EU ANTITRUST: HOT TOPICS & NEXT STEPS
EU ANTITRUST: HOT TOPICS & NEXT STEPS 2022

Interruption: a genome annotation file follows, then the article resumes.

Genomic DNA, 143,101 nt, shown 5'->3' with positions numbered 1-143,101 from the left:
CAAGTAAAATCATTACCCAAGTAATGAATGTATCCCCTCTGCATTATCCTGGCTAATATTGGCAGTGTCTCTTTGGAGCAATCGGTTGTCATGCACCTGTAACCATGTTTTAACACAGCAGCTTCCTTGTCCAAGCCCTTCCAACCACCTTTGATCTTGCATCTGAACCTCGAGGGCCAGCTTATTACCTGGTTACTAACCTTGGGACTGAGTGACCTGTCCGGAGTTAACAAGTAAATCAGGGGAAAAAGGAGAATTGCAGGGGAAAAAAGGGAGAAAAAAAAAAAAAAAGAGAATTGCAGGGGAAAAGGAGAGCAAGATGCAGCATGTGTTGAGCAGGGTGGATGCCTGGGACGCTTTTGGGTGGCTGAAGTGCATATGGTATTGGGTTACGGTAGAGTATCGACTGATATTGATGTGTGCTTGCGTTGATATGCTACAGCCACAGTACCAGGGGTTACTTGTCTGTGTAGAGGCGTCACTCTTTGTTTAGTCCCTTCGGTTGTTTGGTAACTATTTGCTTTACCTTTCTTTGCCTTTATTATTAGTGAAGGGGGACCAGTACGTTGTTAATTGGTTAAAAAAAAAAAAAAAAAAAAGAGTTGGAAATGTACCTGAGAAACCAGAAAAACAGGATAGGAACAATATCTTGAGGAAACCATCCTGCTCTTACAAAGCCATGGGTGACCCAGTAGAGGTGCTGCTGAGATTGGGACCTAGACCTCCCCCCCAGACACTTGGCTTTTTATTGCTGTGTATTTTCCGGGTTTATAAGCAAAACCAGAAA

on 7 February 2021 the Antimonopoly Commission of the State Council of China promulgated the Anti-Monopoly Guidelines for the Platform Economy Industries (Guidelines). Given the extraterritorial reach of the platforms and the importance of China’s market, China’s approach to digital platforms may be relevant for policymakers globally. 2. Updating of regulatory tools for digital era The European Union (EU) has been particularly active in devising an appropriate regulatory response to the digital platforms. The report on competition policy for the digital era (Crémer et al. 2019) which summarizes the main issues related to digital economy, including digital platforms, generally recommends relying on the established competition rules and up-dating them for the digital age. Where necessary, it recommends bolstering such rules by regulation. The proposed Digital Markets Act (DMA) as an ex ante regulatory tool to address some aspects of the operation of the most important platforms designated as “gatekeepers” is an illustration of this approach. Tailoring of generally applicable competition rules for the digital era as a part of the traditional ex post regulation through competition law rests mainly on the case law of the Court of Justice of the EU (CJEU) or the decision-making practice of the European Commission (Commission). Some of the aspects of digital platform markets are also promised to be reflected in the revision of some regulations, guidelines or notices, such as in the Vertical Block Exemption Regulation or Notice on the Definition of Relevant Market. The Chinese Guidelines may be particularly insightful in such “updating” of competition rules for the digital era. The Guidelines were adopted to complement China’s Anti-Monopoly Law of 2007 (AML) and are not technically a formal law, but rather a public policy guide (Smithurst 2021, p. 643). Pursuant to Article 2, they are applicable to platform operators and to businesses operating on or in connection with such platforms. The Guidelines fine-tune the principles of market definition in the platform economy, include a list of practices that are likely to raise competition-related concerns and suggest an appropriate competition law response to those concerns. If those responses prove useful in containing the economic power of digital platforms, they may serve as an inspiration for the EU. The aim of this Article is to evaluate whether there is a scope for such an inspiration. To do so, the Article first describes some of the key principles of the Guidelines. Second, it identifies how the same concepts can be approached under EU law. Third, it compares those approaches and identifies the scope for potential inspiration. Finally, the Article concludes by summarizing the main findings.
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